Bio-Propulsion of Adaptive Systems (BioPAS)

Welcome to the webpage of Bio-Propulsion of Adaptive Systems. Our research focuses on understanding how moving organisms—whether natural or synthetic—perform within an environment or adapt to changing environments. 

Comparisons are frequently made between engineered and natural designs. Engineers optimize complex systems and often borrow from nature at the level of a specific organism (biomimicry); meanwhile, evolutionary biologists work to understand how nature shapes various organisms to maximize their chance of survival within a given environment. An integrated approach to simultaneously work on natural and engineering design problems is expected to provide new insights into evolution by natural selection while revolutionizing the engineering approach to design optimization.  

Nature makes solutions that are just good enough to allow an organism to pass on its genes to the next generation, rather than optimal in the engineering sense; however, nature generates species that demonstrate plasticity (real-time adaptation to new environments and pressures), the ability to sustain considerable damage, the ability to transition between disparate environments, and—at small scales—the ability to out-maneuver any engineered vehicle in the air, land, or sea.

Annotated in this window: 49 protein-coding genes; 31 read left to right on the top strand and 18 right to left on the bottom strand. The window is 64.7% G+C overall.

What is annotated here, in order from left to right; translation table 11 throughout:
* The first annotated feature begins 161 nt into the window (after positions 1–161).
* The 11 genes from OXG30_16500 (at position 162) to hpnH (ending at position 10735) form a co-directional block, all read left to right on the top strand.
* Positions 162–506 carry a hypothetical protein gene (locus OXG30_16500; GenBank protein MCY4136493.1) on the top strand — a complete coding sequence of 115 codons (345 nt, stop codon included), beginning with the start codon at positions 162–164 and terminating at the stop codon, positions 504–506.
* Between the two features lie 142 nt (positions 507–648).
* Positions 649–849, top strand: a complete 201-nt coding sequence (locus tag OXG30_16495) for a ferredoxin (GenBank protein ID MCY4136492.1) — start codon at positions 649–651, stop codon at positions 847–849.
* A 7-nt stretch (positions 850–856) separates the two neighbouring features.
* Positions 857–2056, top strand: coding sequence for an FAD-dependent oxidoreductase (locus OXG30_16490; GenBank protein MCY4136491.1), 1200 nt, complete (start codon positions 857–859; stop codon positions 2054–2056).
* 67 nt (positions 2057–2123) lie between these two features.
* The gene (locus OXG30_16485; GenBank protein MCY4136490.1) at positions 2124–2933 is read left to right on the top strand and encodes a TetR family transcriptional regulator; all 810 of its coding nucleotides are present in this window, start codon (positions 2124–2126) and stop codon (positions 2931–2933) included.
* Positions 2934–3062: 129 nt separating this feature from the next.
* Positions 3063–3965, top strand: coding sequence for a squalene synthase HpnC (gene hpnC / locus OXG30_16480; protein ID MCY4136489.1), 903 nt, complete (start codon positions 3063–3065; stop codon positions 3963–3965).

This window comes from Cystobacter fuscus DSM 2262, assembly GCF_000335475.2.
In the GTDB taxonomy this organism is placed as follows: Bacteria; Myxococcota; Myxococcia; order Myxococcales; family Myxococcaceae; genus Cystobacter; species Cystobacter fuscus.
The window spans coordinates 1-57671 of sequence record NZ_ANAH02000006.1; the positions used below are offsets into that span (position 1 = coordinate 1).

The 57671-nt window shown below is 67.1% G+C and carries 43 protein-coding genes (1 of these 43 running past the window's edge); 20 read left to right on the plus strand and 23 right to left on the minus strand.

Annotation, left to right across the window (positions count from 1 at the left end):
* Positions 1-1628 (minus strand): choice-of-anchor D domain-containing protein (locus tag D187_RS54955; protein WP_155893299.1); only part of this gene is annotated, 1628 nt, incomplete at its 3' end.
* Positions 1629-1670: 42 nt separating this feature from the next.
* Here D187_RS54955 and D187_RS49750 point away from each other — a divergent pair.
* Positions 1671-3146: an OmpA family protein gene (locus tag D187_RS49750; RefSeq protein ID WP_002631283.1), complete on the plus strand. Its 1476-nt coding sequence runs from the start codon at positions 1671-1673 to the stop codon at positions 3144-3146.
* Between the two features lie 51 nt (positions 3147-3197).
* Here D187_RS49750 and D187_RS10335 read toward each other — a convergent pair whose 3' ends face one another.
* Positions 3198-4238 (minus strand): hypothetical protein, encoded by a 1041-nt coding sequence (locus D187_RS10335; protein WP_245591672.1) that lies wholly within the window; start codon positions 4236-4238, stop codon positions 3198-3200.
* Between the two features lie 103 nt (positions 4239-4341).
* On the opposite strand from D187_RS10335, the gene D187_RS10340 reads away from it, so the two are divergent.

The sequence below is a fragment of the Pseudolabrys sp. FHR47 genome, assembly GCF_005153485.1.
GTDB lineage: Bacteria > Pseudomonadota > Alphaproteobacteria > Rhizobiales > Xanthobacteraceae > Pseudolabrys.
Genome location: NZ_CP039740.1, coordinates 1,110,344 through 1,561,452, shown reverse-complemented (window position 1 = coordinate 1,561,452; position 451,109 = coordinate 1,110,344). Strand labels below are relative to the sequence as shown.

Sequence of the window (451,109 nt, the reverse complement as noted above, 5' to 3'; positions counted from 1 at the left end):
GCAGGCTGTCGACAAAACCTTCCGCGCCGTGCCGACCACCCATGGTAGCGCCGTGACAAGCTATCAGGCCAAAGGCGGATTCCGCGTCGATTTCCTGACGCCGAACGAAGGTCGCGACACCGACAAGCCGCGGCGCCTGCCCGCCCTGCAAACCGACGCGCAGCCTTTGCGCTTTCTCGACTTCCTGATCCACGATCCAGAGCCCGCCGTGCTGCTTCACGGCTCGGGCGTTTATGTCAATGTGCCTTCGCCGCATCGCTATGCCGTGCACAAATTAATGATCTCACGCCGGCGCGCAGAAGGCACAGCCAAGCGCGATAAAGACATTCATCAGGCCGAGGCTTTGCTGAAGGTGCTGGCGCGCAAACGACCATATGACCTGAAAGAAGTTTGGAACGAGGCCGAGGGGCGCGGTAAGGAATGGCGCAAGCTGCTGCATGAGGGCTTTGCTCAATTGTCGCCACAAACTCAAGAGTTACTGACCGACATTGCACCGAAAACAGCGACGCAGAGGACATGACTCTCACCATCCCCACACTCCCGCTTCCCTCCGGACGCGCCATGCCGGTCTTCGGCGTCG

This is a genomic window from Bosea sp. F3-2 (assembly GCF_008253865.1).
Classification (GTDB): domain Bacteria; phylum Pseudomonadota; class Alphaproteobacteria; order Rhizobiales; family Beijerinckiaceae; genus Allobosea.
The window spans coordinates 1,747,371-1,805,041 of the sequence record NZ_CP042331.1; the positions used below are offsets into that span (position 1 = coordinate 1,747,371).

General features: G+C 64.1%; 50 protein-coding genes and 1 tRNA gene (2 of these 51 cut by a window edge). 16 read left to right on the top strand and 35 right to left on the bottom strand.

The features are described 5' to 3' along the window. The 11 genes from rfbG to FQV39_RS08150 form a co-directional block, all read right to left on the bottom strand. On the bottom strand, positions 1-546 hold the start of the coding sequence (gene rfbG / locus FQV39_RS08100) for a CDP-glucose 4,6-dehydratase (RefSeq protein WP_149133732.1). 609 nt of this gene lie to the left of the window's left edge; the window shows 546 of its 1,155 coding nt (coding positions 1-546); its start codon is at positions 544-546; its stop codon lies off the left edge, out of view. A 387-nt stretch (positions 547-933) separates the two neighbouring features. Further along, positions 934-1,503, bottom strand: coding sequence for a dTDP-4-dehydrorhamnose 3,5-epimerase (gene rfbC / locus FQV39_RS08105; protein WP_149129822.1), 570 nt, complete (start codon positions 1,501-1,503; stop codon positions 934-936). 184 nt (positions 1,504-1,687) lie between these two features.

These incredible abilities are ubiquitous throughout the natural world, despite the limited resources and materials nature has at its disposal, and despite phylogenetic constraints. Recently, Biologists and Paleontologists have advanced their approaches to study evolution in action as well as quantify interactions between environmental pressures and plasticity. In parallel, advances in engineering and computer science include enhanced imaging-based data acquisition techniques, high-fidelity computational models, and machine learning approaches. By combining expertise and these new approaches, biologists, engineers, and paleontologists have the potential to understand evolutionary processes by rigorously examining the interaction between extinct or extant species’ performance and their complex and changing environment.  

In addition to gaining insight into evolutionary processes, our research finds immediate application in topics such as evolutionary medicine, the development of multi-mission optimization techniques, as well as in the design of future, unconventional autonomous vehicles where today’s solutions simply do not work.